Each investor will have to approach the startup frenzy with adequate caution
Startups are booming. Markets are flush with liquidity and are piling in cash into both early-stage and growth-stage companies. Even some loss-making startups are getting valued at thousands of crores at the IPO counters. This amount of buzz, the number of headlines and the sheer amount of interest has never been witnessed in the Indian markets. Naturally all the investment intermediaries are focusing on this space; from the biggest multi-family offices right down to even retail distribution houses and brokers.
Accessing the opportunity: Investors are obviously excited. The hope of high-teen IRRs (internal rates of return) coupled with the constant FOMO (fear of missing out) are making sure that every investor wants to dive into the party. But how each investor accesses this buzzing market will be vastly different.
Family offices and ultra high net-worth individuals: They usually have their own internal teams or may be advised by a multi-family office. Due to the sheer size of the portfolio, they do attract deal flow and have access to quality venture capital funds. They also have the capability to conduct proper deal/fund assessment and hence are best suited to have a combination of direct startup equity investing in select sectors and a portfolio of both early-stage and growth-stage AIFs. The allocation to direct deals versus funds is usually a much-debated topic with these investors. These days, most India-based VC funds are open to taking investments from Indian LPs (limited partners). Hence, access is never an issue for this class of investors. Also, most India-based VC funds are very actively reaching out to this category of investors and hence this group of investors does not need the fund-of-funds platform as they themselves can achieve the same outcome and that, too, with the whole fund space at their disposal.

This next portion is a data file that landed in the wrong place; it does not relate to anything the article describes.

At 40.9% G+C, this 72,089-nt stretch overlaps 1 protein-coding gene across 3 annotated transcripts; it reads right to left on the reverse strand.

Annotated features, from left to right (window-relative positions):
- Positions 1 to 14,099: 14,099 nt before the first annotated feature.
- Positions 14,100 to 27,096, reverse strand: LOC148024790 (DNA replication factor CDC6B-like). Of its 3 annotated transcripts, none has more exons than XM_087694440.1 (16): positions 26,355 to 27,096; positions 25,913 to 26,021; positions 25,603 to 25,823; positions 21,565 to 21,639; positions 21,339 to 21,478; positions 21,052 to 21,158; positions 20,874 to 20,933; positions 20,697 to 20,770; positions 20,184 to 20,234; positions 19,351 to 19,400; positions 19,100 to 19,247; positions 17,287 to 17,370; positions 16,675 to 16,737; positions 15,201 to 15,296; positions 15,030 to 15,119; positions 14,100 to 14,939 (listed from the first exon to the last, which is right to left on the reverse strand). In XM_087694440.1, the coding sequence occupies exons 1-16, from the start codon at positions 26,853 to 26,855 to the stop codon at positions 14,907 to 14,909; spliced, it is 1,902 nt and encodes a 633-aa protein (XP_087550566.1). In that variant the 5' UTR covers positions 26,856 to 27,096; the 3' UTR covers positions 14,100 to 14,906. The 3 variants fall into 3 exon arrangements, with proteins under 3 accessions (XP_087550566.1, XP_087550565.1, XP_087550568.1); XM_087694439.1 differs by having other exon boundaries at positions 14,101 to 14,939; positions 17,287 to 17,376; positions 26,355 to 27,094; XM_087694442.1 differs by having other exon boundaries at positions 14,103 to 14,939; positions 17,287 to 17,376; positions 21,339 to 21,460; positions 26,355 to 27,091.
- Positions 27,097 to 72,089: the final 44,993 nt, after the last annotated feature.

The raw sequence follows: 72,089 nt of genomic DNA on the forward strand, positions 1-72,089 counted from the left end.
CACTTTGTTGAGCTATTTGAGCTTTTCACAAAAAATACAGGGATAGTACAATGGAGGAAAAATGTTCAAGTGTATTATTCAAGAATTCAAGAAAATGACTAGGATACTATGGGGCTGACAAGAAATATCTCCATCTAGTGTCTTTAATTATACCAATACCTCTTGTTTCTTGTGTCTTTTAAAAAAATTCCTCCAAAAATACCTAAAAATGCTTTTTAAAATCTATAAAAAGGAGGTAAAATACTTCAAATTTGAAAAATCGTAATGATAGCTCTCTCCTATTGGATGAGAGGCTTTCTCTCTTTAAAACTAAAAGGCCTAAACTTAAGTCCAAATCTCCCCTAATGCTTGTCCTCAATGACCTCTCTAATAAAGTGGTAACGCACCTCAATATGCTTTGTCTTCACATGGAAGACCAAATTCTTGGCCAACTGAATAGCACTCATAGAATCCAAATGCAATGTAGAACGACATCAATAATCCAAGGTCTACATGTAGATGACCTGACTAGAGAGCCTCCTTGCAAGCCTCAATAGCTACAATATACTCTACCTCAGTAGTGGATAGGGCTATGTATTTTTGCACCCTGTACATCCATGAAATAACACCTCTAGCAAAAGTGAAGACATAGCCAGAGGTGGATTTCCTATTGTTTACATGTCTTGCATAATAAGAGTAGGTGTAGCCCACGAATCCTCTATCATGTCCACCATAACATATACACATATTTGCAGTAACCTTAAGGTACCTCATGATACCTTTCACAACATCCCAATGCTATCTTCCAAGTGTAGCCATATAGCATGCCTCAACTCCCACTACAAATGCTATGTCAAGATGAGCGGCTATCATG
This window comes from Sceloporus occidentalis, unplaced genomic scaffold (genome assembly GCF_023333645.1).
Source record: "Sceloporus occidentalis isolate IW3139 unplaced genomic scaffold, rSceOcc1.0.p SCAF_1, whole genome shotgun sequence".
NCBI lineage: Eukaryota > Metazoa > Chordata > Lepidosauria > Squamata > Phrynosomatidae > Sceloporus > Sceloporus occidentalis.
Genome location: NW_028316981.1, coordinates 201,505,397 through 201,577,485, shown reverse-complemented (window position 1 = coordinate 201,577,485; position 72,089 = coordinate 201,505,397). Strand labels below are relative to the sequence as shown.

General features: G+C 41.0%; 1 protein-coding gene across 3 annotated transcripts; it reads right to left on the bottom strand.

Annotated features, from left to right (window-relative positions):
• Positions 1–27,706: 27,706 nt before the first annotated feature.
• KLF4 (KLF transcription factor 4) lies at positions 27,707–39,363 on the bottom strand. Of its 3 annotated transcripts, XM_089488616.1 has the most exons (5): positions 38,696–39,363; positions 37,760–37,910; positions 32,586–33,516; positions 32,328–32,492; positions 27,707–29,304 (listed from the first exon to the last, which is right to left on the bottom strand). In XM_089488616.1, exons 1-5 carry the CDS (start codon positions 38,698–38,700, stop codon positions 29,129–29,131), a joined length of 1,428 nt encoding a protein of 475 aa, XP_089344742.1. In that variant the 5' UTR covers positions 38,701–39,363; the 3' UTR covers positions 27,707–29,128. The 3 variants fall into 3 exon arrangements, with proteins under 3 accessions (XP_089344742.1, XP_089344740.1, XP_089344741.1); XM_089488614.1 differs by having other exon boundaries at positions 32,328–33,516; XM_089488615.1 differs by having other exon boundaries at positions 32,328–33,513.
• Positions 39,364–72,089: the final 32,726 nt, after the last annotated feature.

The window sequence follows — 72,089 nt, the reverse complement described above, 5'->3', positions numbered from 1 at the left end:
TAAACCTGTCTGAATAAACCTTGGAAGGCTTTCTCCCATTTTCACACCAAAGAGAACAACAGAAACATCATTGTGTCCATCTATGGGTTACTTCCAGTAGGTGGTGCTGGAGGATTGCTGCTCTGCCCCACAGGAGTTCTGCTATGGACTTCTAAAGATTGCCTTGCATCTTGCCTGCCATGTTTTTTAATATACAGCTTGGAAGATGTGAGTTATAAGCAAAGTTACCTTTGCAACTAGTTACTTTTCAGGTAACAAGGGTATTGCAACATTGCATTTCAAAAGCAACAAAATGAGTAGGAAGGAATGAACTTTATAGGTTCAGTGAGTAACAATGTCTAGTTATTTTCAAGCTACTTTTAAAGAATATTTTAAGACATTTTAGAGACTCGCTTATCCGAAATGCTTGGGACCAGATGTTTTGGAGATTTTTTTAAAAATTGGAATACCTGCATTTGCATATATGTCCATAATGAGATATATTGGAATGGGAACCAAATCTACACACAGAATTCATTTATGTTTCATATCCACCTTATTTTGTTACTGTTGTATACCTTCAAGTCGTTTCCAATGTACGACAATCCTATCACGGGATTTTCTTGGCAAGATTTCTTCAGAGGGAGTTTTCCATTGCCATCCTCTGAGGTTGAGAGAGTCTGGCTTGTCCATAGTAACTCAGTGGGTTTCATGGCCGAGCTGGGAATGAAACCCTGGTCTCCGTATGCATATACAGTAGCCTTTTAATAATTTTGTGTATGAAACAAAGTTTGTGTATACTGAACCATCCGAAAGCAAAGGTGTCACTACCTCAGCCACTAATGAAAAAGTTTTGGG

HNIs: This category of investors still has a fair bit of options available. The primary criteria for HNIs would be their own ability (or their advisers’ expertise) to assess direct equity and fund opportunities and have a basic diligence process. They are best suited to have a combination of direct VC funds, fund-of-funds and some direct deals either in domains that they have knowledge in or deals sourced from crowd-investing platforms wherein each deal is led by an experienced lead investor. Most Indian VC funds take the necessary ₹1 crore minimum commitments, but some funds target a minimum of ₹3 crore and above. Also, since the drawdown periods are usually between three and five years, an investor committing ₹3 crore will need to allocate about ₹75 lakh to ₹1 crore only every year as per the drawdown schedule. The HNIs will have to just plan the cash flows adequately. HNIs can also access direct investing opportunities using the fast-growing angel networks, crowd-investing platforms and even some new-age fractional ownership platforms that are taking shape.
Plan your venture capital portfolio: Both the above categories of investors also need to have a proper planning process and not rush into the market. An ideal way of approaching this high-risk space can be a combination of some direct investments in sectors or domains where the investor has some knowledge or wishes to have a more hands-on approach. Slowly, you may increase the sectoral width of your direct portfolio but only after ascertaining your own risk tolerance. Other sectors can be best covered by investing with quality fund managers. While vintage fund managers (third fund and beyond) are the most popular targets, you may also look for first-time managers who come from an industry domain experience or are a breakaway team with prior fund management vintage.
Whether the current frenzy around startups is a bubble will be something we will come to know in the future. Till then, each investor will have to approach it with adequate caution, keeping his/he loss tolerance in view, and not fall prey to fancy marketing of products and induced FOMO.